I asked a historian once, a dental historian, why people subjected themselves to tooth surgery before Horace’s discovery and before general anesthesia. He said that they made a bargain with pain – accepting the intensity of a single extreme moment because it would end an ongoing suffering.

But Americans in the early 19th century also understood pain to be part of daily life. Every day involved some ache or burn or throbbing. It was the human condition. These days, though pain is still part of the human condition, we seem–or want– to see it as an aberration, a temporary state that ought to be fixed with a pill or surgery. We think we have a right to a pain-free life. Maybe we do. But a 19th-century person wouldn’t have understood that stance.

To me, your depiction of everyday life, the basics of how people ate, drank, cleaned themselves, communicated, and got around, including traveling by ship or by horse and buggy, are as compelling as the dramatic narrative of the book. How did you get so comfortable in the 19th century? Do you have to research details continually? What’s the process?

Never ending. For this novel, the research lasted until I hit the send button and mailed it to the publisher. One day, for example, I needed a pistol, and I spent a few hours on eBay looking at early 19th-century pistols for auction, then Googling those for more details.

I read books written when Horace was alive. I read historians’ books about 19th-century life. I studied paintings painted during those years. I visited a historical society in Connecticut and held Horace’s death mask. When I needed a tooth filled, I asked my dentist to give me nitrous oxide. I spent a day at a tourist site in Massachusetts that recreates an early 19th-century village. When Elizabeth buys comfits late in the novel, it’s because I bought comfits at that tourist village.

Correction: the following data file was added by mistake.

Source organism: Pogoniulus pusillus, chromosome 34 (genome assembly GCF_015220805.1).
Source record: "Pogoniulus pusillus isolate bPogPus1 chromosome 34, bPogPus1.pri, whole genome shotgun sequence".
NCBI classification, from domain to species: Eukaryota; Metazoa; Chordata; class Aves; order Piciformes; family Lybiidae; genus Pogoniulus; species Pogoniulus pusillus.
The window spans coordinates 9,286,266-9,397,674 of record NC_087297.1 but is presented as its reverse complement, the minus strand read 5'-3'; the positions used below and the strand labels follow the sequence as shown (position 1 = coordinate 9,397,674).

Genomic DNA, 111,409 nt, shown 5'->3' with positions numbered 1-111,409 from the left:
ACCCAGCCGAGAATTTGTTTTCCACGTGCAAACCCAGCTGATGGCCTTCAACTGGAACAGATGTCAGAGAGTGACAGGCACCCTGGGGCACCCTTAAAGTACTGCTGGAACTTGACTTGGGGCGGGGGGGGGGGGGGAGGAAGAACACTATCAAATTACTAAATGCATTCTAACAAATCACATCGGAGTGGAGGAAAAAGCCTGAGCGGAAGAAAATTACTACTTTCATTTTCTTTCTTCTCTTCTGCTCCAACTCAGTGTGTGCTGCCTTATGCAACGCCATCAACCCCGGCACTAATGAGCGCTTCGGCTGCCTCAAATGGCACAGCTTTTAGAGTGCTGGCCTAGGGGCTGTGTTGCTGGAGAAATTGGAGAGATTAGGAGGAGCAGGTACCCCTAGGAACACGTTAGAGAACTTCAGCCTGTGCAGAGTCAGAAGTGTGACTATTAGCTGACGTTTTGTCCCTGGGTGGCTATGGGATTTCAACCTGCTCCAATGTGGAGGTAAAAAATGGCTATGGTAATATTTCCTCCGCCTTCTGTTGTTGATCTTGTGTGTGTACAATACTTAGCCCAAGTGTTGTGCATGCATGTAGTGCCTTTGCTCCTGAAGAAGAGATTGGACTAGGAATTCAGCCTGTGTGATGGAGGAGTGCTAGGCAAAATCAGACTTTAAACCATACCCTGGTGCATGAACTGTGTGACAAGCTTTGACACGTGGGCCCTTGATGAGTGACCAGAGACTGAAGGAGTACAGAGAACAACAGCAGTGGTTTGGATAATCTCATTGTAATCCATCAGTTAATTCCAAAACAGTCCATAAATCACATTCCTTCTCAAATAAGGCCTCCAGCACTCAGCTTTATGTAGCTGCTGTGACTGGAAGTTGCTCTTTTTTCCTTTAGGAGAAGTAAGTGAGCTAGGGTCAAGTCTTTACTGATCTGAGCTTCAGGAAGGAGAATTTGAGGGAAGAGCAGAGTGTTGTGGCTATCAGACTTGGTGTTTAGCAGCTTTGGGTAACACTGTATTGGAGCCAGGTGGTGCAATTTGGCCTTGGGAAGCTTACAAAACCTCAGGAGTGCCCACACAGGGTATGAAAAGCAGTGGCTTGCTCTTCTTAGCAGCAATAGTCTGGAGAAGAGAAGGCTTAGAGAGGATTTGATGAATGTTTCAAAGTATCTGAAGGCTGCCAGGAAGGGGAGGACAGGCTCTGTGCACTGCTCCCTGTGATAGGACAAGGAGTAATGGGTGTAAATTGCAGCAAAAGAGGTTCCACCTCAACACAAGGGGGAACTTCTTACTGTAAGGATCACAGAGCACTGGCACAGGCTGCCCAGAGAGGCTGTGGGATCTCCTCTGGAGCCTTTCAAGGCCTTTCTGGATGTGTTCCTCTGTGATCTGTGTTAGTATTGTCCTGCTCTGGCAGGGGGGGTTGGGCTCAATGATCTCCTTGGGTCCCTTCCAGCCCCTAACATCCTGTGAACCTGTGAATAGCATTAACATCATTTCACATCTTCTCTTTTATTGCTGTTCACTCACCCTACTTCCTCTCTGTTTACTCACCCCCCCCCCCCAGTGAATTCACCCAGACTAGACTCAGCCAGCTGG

A favorite thing as I wrote the novel was to use the Oxford English Dictionary to see when words came into the language, because I strived not to use any word that didn’t exist in Horace’s time. So you’ll find nothing “snazzy” in the novel, nothing about “dental plaque,” because those came into use later.

At one point, Wells visits a utopian community, a rural commune of Liberites who have shucked off convention and responsibility to live on the land. Was this based on a real group?

Not on a particular group, though there were many such around New England and the Northeast at the time. This was all part of what’s known historically as the Second Great Awakening. Ralph Waldo Emerson and Nathaniel Hawthorne, among others, joined these intentional communities that sought to create something close to heaven on earth. But utopian thinkers make me nervous, because some resort to authoritarianism to make their perfect worlds. With the Liberites, I also considered how people who believe they’ve found the best way to live are often–not always, but often–blind to their own flaws. Exceptionalism, whether national or local, also makes me nervous.

In your acknowledgments, you thank Ron Tanner, Jessica Anya Blau, and Geoff Becker — your writing group, I believe, and what a writing group it is. This column has previously covered Tanner’s Missile Paradise and Blau’s The Trouble With Lexie; no doubt Becker will be giving us something new soon. Tell us a little about this prolific organization. How do these other writers influence you? Do you think you have more sex scenes because of Jessica Blau?

Those three are wonderful. They were an established writing posse before I moved to Baltimore ten years ago, but they welcomed me and changed everything. It’s like hanging out with Superman, Wonder Woman, and Batman. I get to be Robin–or Green Arrow, somebody like that. They’re such different writers, but they share dedication to story and craft and language. They make me want to write more, and their insights make everything I write better.

As for the sex scenes, the novel may not have more of them because of Jessica’s influence, but her example gave me more gumption to write the ones that are there. You read Jessica’s books, and you know you have no choice: you have to write the sex. Because life without sex isn’t life, and a novel has to be about life, right? It’s not all pain.

Join the author for his Baltimore launch on May 10. Details on the Events page of his website, michael-downs.net.

University of Baltimore Professor Marion Winik is the author of "The Big Book of the Dead,” “First Comes Love,” and several other books, and the host of The Weekly Reader on WYPR. Sign up for her...